For a conflict to end, someone must surrender. They’ll either surrender with acceptance, or they’ll surrender in defeat. Because conflict management is a delicate game of how to manage both the relationship with the other party and the immediate needs of the situation, there will be times when it will be necessary for someone to walk away in defeat. However, most of the time, the goal is to strengthen the relationship, and that means reaching a surrender that is accepting.
Who Is Right?
Of course, from our perspective, we’re right. There’s no point in taking a position that doesn’t have us being right. However, who is objectively and verifiably right in a situation isn’t always the right way to measure the results of the conflict. The right way is whether you got what you needed, and you’ll be able to salvage the relationship in the future.
In this context, we can view a surrender in a conflict to be a defeat – after all, our ideas didn’t win out. Conversely, we can choose to view the surrender as accepting a different point of view – without necessarily agreeing with it or believing it to be the one truth.
Yield signs in traffic are easy most of the time. If there’s no one coming, you can look, and then move forward cautiously. It’s when there’s traffic coming that yield signs get interesting. Yielding – or surrendering – in a conflict isn’t as easy. By our very nature, we believe that we’re right and the other person is wrong.
When we yield – or surrender – to another person, we’re giving up our view of right and accepting theirs. We can do this because we value the relationship more than the specifics of the conflict or because we feel like there’s no way for us to win.
To surrender to the other person is to yield our version of right to their version of right – thereby admitting that we were wrong or didn’t know what we were talking about. That’s never easy, as our ego is firmly entrenched in the idea that we’re right. While at some level, we know that we’re not always right, we believe that, in most cases, we’re right, even when there is someone else who disagrees with you.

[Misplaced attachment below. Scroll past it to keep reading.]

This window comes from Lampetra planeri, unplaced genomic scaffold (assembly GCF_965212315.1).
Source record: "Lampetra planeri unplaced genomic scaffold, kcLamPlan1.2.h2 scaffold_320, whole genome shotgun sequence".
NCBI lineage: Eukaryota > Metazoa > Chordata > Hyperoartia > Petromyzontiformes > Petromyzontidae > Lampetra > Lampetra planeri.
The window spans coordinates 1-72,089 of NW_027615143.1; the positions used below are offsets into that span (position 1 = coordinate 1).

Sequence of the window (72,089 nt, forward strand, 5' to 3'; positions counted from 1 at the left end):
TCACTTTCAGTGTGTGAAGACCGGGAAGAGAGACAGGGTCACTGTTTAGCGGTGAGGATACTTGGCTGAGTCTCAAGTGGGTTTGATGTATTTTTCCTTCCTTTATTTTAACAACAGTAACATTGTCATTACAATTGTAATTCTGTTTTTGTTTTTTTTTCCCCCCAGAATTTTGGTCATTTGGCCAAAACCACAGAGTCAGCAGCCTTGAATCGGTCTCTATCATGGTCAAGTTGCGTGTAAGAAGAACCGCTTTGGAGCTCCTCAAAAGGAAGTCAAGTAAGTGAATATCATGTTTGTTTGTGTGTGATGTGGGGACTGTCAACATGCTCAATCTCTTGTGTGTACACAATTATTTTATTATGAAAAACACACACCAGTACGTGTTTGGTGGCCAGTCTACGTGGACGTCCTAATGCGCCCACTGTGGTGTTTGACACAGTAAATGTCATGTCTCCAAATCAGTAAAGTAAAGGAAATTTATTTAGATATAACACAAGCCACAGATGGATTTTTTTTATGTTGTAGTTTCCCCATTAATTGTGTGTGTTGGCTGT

Learning how to yield and not feel like a failure is an important first step in being able to surrender and do it well.
Failure Is Not Fatal
We often confuse the idea that we’ve failed with the idea that we’re a failure. We fail to decouple the situation from the person. Instead of taking a decision to yield to someone else’s perspective as just another thing, we attach that failure to our identity – and feel lesser because of it. To escape a conflict with a surrender based on acceptance of the other person, another idea, and perhaps that we’re wrong, we must realize that failure isn’t fatal.
If you’re a professional baseball player, you’re going to fail roughly two of every three times you’re at bat. In professional baseball, roughly one third of the time the ball is pitched, you’ll hit it. Professional baseball players don’t wander out to the batter’s box like Eeyore from Winnie the Pooh with their heads hung low. No, they’ve come to accept that failure – to hit the ball that is pitched to them – is a part of the game.
In the game of life, no one hits the ball every time it comes by. In the game of life, the average may be much lower than one in three – it may be one in ten or more. The key to moving forward with these failures is admitting to them and letting them go.
Someone is going to end a conflict with a “failure” of their idea. How do you make sure that you’re okay with that being you when it’s appropriate?